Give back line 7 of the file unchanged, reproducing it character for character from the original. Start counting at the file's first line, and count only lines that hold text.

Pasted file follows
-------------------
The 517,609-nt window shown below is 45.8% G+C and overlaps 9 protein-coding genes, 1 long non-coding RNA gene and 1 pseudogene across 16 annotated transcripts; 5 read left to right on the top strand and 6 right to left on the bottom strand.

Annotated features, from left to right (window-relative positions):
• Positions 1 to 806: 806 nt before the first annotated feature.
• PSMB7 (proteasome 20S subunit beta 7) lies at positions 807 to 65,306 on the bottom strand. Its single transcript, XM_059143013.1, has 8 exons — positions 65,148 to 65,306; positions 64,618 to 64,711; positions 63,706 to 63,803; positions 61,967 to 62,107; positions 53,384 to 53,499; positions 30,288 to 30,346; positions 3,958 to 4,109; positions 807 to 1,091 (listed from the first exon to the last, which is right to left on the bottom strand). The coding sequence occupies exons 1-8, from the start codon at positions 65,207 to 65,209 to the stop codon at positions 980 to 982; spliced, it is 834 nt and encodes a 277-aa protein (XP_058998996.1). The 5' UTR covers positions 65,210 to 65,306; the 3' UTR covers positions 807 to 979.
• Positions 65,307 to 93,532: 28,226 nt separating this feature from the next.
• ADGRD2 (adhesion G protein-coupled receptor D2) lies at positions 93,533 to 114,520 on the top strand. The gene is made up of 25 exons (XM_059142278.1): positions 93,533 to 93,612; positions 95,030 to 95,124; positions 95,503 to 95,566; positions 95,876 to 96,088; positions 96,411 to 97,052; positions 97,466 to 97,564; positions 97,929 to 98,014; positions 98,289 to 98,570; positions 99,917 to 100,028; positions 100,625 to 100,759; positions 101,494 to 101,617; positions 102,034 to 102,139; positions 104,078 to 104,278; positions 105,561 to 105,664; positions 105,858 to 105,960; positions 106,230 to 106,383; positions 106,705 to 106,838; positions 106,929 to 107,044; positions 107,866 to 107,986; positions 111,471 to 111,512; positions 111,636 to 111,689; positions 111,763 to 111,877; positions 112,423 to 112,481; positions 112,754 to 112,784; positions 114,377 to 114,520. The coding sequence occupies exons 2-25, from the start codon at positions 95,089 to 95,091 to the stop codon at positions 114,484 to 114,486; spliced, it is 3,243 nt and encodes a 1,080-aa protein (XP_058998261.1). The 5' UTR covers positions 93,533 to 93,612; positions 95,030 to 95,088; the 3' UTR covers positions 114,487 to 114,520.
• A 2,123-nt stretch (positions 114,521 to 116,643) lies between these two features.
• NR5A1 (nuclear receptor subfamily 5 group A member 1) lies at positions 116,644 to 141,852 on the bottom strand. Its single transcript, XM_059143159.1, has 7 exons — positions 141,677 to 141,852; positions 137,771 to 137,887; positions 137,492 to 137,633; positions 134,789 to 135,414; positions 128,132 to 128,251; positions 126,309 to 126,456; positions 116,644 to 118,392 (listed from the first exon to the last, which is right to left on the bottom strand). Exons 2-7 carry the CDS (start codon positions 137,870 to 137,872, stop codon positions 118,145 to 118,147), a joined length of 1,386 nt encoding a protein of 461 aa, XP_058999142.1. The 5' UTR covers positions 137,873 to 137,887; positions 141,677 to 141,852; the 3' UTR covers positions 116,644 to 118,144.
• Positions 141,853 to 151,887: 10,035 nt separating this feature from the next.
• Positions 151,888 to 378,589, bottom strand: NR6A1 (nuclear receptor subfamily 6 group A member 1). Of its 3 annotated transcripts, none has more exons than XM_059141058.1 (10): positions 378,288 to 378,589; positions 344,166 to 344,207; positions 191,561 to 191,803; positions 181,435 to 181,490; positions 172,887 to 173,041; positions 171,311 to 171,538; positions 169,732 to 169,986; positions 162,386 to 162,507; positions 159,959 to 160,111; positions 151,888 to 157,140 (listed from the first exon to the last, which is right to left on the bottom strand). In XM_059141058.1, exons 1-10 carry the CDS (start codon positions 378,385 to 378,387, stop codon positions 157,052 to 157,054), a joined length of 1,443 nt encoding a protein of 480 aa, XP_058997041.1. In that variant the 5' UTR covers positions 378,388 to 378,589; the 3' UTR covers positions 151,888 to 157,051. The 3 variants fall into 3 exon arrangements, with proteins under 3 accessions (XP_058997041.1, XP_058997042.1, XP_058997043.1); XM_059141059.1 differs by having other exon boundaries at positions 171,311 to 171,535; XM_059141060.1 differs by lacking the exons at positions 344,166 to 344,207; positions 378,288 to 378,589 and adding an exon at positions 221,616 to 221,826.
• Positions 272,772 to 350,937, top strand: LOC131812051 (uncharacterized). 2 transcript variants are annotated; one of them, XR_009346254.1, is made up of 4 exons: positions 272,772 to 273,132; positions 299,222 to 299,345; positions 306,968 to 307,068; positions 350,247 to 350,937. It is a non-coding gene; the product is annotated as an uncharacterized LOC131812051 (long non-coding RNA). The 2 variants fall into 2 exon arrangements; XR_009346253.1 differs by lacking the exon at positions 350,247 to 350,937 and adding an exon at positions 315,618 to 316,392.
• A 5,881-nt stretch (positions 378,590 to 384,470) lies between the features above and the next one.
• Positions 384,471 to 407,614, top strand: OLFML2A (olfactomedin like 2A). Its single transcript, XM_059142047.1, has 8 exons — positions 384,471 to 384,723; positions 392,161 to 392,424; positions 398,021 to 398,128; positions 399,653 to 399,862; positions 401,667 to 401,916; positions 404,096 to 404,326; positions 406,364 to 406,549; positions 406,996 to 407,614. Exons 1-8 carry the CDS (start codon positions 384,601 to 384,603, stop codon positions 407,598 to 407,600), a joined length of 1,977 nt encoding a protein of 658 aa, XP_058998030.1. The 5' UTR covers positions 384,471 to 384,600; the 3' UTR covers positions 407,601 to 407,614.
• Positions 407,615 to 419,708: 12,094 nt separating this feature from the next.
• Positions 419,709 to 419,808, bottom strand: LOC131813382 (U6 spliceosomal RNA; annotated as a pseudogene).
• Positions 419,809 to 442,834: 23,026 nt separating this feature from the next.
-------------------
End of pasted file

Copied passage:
• A 2,123-nt stretch (positions 114,521 to 116,643) lies between these two features.